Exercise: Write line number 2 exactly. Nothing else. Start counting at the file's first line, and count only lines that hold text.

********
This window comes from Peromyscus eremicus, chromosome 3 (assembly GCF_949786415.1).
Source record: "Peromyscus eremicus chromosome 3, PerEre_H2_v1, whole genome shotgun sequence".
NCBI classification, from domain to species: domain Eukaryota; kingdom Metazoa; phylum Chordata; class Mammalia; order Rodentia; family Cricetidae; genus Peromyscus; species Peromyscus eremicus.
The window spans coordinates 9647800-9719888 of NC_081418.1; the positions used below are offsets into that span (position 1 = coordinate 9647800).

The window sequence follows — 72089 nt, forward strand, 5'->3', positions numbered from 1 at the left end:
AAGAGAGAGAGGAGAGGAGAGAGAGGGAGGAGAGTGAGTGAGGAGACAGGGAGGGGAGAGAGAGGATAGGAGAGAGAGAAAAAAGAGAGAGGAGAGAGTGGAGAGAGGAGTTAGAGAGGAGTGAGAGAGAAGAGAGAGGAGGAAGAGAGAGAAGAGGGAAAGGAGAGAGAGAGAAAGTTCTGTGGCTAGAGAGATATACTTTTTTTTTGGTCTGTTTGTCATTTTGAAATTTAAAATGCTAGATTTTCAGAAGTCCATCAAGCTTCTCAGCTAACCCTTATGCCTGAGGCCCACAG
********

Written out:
Source record: "Peromyscus eremicus chromosome 3, PerEre_H2_v1, whole genome shotgun sequence".